Tollgate Holsteins: We make note of current DHI SCC (very rare to have a cow over 100,000 SCC). Our dry-off management includes giving a subcutaneous injection of the Triangle 10 vaccine. We then remove the 80-pound balanced 75 percent forage TMR and feed them 58 to 60 NDF (neutral detergent fiber) grass hay ad lib. Fresh, clean water is available at all times. Once the manure stiffens, they are milked daily until production drops below 20 pounds milk per day.

When the cluster is removed after the last milking, each teat end is swabbed with a single-service alcohol pad. The alcohol is allowed to dry and then each quarter is infused with Orbenin-DC (benzathine cloxacillin) using unavoidable partial insertion. Massage well into teat cistern, then install Orbeseal teat sealant.

First, we warm the tubes to about body temperature, tap on plunger, express plunger to remove air from the tube. This prevents compressed air from blowing the sealant out of the streak canal and into the teat cistern and beyond.

If during this purging process material gets on the canula, we use more alcohol pads to wipe the canula clean. This process allows us to place the sealant just above the teat sphincter so that the cow can still develop a keratin plug.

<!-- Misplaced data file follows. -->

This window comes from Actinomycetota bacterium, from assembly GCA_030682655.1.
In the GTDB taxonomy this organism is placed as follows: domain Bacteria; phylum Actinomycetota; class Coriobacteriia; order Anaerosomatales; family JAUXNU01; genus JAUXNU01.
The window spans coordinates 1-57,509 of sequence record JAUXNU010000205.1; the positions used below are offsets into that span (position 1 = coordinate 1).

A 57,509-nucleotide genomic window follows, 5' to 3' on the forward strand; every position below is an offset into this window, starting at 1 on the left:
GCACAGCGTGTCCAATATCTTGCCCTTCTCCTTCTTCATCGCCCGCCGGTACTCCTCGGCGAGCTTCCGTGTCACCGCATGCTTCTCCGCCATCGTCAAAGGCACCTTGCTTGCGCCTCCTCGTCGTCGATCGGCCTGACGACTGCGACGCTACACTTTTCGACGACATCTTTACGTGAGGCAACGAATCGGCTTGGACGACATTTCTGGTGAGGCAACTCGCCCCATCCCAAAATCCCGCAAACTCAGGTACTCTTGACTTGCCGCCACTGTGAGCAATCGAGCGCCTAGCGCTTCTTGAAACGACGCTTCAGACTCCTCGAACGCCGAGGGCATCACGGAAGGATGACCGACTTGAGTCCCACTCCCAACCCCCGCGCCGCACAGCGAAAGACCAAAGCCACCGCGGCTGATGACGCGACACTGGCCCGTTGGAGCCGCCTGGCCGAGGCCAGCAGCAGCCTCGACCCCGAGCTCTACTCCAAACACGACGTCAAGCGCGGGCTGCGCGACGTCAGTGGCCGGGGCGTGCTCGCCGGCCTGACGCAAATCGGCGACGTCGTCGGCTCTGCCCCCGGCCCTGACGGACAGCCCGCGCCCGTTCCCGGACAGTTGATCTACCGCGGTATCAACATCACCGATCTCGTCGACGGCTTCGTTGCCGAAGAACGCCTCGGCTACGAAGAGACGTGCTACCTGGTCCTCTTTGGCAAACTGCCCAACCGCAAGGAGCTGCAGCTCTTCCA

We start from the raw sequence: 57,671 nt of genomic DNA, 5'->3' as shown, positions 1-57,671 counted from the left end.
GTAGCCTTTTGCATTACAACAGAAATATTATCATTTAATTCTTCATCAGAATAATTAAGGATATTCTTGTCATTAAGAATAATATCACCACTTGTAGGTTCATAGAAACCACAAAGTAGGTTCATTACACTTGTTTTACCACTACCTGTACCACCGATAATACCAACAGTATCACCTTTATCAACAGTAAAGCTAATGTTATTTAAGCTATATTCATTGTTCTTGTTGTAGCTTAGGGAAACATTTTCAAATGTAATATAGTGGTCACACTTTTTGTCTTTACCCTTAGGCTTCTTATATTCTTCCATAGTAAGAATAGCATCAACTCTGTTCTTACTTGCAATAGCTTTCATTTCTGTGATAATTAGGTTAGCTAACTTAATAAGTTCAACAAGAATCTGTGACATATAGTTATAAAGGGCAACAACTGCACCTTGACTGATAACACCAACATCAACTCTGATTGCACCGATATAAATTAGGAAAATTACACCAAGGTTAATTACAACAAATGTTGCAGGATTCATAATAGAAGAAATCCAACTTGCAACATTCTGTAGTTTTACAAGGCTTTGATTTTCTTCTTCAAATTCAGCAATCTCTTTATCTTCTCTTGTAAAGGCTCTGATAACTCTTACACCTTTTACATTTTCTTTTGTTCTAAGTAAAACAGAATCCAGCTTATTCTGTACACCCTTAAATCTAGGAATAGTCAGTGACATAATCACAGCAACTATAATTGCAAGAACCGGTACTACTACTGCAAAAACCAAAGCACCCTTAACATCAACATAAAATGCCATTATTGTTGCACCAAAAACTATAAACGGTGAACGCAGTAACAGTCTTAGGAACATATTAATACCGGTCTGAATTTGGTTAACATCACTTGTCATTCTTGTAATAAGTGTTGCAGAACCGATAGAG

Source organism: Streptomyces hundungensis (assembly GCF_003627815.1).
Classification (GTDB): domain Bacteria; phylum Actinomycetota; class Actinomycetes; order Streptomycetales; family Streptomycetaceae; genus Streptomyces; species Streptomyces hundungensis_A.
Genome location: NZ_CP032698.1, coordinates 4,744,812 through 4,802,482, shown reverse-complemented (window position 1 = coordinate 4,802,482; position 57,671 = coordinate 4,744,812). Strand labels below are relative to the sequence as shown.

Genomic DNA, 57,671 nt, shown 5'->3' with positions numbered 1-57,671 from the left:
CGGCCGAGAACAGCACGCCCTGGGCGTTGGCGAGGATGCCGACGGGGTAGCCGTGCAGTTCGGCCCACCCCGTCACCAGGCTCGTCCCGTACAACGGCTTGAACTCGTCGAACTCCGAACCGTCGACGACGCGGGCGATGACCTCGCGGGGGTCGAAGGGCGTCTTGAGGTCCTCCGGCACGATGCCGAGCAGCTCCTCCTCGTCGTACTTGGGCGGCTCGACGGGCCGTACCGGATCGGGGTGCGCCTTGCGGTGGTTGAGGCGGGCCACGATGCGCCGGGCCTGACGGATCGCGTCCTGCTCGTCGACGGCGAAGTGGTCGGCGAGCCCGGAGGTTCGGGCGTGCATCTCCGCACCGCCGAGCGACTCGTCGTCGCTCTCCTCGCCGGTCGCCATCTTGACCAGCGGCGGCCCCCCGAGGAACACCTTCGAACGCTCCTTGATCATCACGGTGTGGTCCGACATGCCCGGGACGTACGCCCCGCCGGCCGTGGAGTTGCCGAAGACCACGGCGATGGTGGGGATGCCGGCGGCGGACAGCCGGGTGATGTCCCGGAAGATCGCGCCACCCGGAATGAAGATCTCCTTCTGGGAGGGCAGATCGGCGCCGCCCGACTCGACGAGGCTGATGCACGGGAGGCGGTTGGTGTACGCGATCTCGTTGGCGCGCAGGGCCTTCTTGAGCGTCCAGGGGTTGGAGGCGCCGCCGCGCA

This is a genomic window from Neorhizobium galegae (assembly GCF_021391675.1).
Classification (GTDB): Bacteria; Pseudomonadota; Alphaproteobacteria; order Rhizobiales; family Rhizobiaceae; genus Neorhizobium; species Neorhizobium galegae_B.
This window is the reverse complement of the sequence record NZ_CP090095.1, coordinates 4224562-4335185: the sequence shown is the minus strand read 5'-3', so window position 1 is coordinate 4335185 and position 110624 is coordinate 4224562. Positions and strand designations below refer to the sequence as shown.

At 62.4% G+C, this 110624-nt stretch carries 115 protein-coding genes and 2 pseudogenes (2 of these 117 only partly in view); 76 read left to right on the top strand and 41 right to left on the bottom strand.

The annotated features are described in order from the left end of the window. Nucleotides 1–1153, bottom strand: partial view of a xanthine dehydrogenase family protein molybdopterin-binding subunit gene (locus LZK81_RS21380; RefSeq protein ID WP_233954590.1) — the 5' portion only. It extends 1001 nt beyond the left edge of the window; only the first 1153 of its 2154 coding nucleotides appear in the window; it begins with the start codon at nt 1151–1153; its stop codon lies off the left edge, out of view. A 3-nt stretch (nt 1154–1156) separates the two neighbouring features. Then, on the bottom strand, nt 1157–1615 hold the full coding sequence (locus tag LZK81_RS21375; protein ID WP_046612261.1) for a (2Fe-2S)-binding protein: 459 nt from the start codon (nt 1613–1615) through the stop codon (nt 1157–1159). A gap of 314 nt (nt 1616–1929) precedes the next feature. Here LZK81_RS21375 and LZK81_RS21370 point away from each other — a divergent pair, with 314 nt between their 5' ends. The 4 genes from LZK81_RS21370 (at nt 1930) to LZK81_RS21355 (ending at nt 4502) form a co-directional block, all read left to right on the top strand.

“While the University of Wisconsin-Marshfield serves as a learning and research facility, the team takes great pride in producing top-quality milk,” said nominator Kaitlin Hartkopf with Foremost Farms USA. The attention given to first-lactation cows is industry leading, and it yields dividends as the 140-cow herd averages 29,520 M, 1,183 F, and 922 P. Among the first-lactation individuals, 5 to 10 percent of fresh cows are milk cultured based on an initial CMT screening. Shown above, (L to R) are: front row: Grace Tester, Kari Landwehr, Wesley Weichelt, and Emmy Sutton; back row: Will Cordes, Greg Swart, Brian Kruger, Nancy Esser, Russ Draeger, and Pete Sutton. Missing from the photo were Paul Abel and Dennis Frank.

UW-Marshfield: Cows are dried off approximately 220 DCC (days carried calf). If the cow is nearing dry-off and milking over 60 pounds, she is placed on a lower quality ration to reduce milk production. Cows are dried during the morning milking (the same crew conducts dry cow protocol). Quartermaster (procaine penicillin G) is used for dry cow treatment. Orbeseal is used for internal teat sealant. All intramammary infusions are done using the partial insertion method. Teat disinfection is done in a far-to-near manner (far teats first with closer teats to the cow care specialist last) and infusions are done in a near-to-far approach.

Vision-Aire Farms: Cows are dried off 45 to 60 days prior to calving regardless of milk quantity. We use Spectramast DC (ceftiofur hydrochloride) and Orbeseal intramammary in all quarters at dry-off. Enviracor J-5 (5cc) is given subcutaneously to help control E. coli mastitis.

Describe your mastitis treatments.

For mild cases:

Bailey Dairy: We use Spectramast LC (ceftiofur hydrochloride), intramammary, for four days, once a day. Milk is withheld for 72 hours.

Country Aire Farms: Intramammary infusion of Spectramast LC takes place for three to four days, once a day, and milk is withheld for 72 hours. We also do on-farm culturing to test for gram-positive bacteria.